Reputation and Sovereign Default

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Abstract

This paper presents a continuous-time model of sovereign debt. In it, a relatively impatient sovereign government's hidden type switches back and forth between a commitment type, which cannot default, and an opportunistic type, which can, and where we assume outside lenders have particular beliefs regarding how a commitment type should borrow for any given level of debt and bond price. In any Markov equilibrium, the opportunistic type mimics the commitment type when borrowing, revealing its type only by defaulting on its debt at random times. The equilibrium features a “graduation date”: a finite amount of time since the last default, after which time reputation reaches its highest level and is unaffected by not defaulting. Before such date, not defaulting always increases the country's reputation. For countries that have recently defaulted, bond prices and the total amount of debt are increasing functions of the amount of time since the country's last default. For countries that have not recently defaulted (i.e., those that have graduated), bond prices are constant.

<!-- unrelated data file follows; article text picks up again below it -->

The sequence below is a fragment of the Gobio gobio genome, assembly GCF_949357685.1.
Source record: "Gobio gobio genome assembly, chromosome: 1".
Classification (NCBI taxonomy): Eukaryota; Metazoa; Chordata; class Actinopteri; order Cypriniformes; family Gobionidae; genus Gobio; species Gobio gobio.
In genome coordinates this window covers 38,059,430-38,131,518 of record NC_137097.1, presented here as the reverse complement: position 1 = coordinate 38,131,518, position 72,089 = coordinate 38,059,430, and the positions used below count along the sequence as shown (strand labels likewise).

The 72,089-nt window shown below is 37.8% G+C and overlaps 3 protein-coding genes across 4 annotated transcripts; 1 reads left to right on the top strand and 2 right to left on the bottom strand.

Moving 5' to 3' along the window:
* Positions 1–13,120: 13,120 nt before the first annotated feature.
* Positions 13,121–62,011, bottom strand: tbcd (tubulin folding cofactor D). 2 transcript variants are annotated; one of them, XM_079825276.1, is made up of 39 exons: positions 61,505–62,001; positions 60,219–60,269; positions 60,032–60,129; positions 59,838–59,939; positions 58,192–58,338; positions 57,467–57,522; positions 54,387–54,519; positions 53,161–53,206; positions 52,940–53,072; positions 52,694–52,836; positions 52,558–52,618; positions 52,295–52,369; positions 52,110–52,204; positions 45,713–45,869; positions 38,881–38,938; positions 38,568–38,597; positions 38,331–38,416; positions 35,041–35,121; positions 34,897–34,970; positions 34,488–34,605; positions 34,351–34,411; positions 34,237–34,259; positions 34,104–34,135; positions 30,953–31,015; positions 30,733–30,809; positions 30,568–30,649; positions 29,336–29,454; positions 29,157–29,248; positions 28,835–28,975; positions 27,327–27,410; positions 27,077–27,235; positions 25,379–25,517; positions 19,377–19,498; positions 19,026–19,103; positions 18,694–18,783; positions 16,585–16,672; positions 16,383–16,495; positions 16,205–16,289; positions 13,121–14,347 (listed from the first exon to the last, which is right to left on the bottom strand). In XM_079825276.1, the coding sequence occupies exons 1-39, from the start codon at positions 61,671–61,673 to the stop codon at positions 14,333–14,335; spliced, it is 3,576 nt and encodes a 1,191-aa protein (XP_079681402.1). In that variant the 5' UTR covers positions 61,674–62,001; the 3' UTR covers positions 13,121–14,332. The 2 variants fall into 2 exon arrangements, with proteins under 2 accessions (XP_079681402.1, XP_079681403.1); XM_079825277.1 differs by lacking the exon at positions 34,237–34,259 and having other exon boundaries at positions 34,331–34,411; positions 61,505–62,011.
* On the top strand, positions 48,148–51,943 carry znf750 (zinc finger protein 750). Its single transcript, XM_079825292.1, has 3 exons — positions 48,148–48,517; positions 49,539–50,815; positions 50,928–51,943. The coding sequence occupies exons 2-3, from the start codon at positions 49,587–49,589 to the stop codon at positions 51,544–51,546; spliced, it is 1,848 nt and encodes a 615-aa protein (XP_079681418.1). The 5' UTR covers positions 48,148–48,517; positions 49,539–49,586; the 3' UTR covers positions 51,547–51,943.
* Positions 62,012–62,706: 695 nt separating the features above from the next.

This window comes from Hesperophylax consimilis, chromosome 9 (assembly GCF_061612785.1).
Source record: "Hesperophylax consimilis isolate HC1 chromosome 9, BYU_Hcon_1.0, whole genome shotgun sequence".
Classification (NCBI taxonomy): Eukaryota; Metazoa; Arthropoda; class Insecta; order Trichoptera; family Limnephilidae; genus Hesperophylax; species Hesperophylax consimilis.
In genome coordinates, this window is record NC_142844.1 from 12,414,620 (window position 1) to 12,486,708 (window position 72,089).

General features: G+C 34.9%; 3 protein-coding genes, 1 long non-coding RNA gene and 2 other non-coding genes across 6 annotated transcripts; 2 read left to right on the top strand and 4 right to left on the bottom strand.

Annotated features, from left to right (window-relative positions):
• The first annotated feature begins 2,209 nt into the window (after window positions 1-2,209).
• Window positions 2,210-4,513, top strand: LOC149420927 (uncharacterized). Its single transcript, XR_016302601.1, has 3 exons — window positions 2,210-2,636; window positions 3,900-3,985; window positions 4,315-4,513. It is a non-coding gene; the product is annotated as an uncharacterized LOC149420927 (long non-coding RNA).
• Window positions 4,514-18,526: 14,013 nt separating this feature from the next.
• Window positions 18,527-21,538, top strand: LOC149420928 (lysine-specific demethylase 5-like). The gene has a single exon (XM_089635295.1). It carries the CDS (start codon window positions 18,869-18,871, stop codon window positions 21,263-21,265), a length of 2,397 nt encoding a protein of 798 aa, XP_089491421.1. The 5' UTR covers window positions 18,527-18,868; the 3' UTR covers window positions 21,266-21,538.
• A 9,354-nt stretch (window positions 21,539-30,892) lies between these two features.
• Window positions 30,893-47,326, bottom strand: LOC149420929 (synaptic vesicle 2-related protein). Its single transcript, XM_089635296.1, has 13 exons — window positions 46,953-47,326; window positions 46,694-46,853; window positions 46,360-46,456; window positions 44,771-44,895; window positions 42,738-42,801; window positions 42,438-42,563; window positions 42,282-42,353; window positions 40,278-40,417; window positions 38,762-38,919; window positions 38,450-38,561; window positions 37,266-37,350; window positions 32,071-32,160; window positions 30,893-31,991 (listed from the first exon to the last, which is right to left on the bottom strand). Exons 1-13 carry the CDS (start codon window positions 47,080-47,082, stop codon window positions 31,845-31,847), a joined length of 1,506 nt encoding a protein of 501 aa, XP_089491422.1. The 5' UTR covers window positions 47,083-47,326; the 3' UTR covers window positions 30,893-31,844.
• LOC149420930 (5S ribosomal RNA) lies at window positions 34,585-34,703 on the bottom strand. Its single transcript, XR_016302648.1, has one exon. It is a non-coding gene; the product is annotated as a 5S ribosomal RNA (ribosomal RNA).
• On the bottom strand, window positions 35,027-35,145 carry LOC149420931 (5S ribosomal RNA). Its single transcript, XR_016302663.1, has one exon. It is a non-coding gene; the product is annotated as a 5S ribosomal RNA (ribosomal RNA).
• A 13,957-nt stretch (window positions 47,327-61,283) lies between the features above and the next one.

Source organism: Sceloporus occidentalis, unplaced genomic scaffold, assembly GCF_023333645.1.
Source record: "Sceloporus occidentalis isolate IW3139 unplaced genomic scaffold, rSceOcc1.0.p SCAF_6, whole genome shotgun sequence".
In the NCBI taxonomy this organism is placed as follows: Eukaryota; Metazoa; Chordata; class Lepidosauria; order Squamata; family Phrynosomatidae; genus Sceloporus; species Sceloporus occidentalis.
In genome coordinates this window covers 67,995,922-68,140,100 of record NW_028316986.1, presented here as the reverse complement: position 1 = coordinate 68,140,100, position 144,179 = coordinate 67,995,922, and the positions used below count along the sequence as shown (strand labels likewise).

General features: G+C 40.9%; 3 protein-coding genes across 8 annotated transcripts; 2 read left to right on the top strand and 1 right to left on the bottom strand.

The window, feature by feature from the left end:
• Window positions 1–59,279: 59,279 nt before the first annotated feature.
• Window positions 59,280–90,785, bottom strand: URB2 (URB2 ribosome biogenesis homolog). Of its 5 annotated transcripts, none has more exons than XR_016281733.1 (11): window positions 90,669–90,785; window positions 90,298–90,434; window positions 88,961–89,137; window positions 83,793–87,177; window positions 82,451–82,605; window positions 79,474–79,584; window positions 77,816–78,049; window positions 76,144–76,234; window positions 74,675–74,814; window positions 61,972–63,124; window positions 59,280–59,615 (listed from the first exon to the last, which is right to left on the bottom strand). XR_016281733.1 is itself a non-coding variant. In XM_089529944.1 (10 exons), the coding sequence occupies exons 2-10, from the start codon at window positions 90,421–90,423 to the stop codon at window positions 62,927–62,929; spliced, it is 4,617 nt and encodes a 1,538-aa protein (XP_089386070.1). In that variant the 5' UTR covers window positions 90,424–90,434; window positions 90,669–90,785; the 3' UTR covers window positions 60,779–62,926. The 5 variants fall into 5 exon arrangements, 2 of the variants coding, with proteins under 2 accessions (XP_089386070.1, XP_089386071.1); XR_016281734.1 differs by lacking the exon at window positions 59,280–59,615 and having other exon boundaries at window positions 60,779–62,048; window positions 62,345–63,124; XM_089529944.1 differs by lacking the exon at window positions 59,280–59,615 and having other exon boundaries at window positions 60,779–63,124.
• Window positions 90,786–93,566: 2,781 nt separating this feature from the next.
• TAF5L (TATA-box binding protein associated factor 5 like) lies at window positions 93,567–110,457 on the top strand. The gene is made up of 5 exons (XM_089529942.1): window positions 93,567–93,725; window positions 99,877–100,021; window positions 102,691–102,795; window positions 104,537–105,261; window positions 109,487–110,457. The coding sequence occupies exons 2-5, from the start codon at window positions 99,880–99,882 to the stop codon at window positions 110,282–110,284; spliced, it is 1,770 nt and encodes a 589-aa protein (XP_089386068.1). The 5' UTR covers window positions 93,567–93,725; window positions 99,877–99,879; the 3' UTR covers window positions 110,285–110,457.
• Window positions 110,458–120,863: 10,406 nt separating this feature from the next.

Original languageEnglish (US)
Pages (from-to)1979-2010
Number of pages32
JournalEconometrica
Volume89
Issue number4
DOIs
StatePublished - Jul 2021

Bibliographical note

Publisher Copyright:
© 2021 The Econometric Society

Keywords

  • Sovereign debt
  • debt default
  • government reputation

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